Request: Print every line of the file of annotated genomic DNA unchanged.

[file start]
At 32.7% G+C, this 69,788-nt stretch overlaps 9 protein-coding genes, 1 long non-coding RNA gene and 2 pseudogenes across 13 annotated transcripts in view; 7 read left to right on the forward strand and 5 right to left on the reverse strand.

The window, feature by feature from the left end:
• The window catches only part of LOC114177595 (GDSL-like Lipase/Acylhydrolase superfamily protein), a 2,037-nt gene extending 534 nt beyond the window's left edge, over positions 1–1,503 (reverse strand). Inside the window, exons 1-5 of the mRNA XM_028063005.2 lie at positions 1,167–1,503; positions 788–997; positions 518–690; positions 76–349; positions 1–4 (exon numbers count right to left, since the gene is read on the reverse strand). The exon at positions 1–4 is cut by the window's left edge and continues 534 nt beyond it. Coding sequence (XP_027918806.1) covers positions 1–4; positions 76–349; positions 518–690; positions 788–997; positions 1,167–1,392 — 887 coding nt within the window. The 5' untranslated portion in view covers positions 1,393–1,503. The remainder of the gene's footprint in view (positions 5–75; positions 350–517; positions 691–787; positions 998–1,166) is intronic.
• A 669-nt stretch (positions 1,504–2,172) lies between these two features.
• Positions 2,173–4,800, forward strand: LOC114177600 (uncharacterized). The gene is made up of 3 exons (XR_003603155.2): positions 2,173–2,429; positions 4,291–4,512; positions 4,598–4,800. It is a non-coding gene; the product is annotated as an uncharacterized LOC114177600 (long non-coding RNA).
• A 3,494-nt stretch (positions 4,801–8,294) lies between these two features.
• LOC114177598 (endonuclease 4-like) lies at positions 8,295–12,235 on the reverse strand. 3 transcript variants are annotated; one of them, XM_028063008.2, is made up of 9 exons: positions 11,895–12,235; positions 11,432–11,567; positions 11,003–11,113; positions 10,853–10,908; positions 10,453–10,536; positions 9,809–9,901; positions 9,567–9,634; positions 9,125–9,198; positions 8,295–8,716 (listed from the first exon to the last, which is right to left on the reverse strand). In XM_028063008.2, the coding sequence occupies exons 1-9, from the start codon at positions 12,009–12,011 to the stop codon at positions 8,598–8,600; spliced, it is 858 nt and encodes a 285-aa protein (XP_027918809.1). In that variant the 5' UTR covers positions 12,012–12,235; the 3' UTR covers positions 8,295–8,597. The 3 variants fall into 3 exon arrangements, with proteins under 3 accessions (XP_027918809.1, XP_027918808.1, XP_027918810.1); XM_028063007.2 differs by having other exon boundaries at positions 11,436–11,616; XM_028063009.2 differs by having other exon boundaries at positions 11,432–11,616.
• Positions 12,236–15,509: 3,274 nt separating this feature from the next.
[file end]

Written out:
At 32.7% G+C, this 69,788-nt stretch overlaps 9 protein-coding genes, 1 long non-coding RNA gene and 2 pseudogenes across 13 annotated transcripts in view; 7 read left to right on the forward strand and 5 right to left on the reverse strand.

The window, feature by feature from the left end:
• The window catches only part of LOC114177595 (GDSL-like Lipase/Acylhydrolase superfamily protein), a 2,037-nt gene extending 534 nt beyond the window's left edge, over positions 1–1,503 (reverse strand). Inside the window, exons 1-5 of the mRNA XM_028063005.2 lie at positions 1,167–1,503; positions 788–997; positions 518–690; positions 76–349; positions 1–4 (exon numbers count right to left, since the gene is read on the reverse strand). The exon at positions 1–4 is cut by the window's left edge and continues 534 nt beyond it. Coding sequence (XP_027918806.1) covers positions 1–4; positions 76–349; positions 518–690; positions 788–997; positions 1,167–1,392 — 887 coding nt within the window. The 5' untranslated portion in view covers positions 1,393–1,503. The remainder of the gene's footprint in view (positions 5–75; positions 350–517; positions 691–787; positions 998–1,166) is intronic.
• A 669-nt stretch (positions 1,504–2,172) lies between these two features.
• Positions 2,173–4,800, forward strand: LOC114177600 (uncharacterized). The gene is made up of 3 exons (XR_003603155.2): positions 2,173–2,429; positions 4,291–4,512; positions 4,598–4,800. It is a non-coding gene; the product is annotated as an uncharacterized LOC114177600 (long non-coding RNA).
• A 3,494-nt stretch (positions 4,801–8,294) lies between these two features.
• LOC114177598 (endonuclease 4-like) lies at positions 8,295–12,235 on the reverse strand. 3 transcript variants are annotated; one of them, XM_028063008.2, is made up of 9 exons: positions 11,895–12,235; positions 11,432–11,567; positions 11,003–11,113; positions 10,853–10,908; positions 10,453–10,536; positions 9,809–9,901; positions 9,567–9,634; positions 9,125–9,198; positions 8,295–8,716 (listed from the first exon to the last, which is right to left on the reverse strand). In XM_028063008.2, the coding sequence occupies exons 1-9, from the start codon at positions 12,009–12,011 to the stop codon at positions 8,598–8,600; spliced, it is 858 nt and encodes a 285-aa protein (XP_027918809.1). In that variant the 5' UTR covers positions 12,012–12,235; the 3' UTR covers positions 8,295–8,597. The 3 variants fall into 3 exon arrangements, with proteins under 3 accessions (XP_027918809.1, XP_027918808.1, XP_027918810.1); XM_028063007.2 differs by having other exon boundaries at positions 11,436–11,616; XM_028063009.2 differs by having other exon boundaries at positions 11,432–11,616.
• Positions 12,236–15,509: 3,274 nt separating this feature from the next.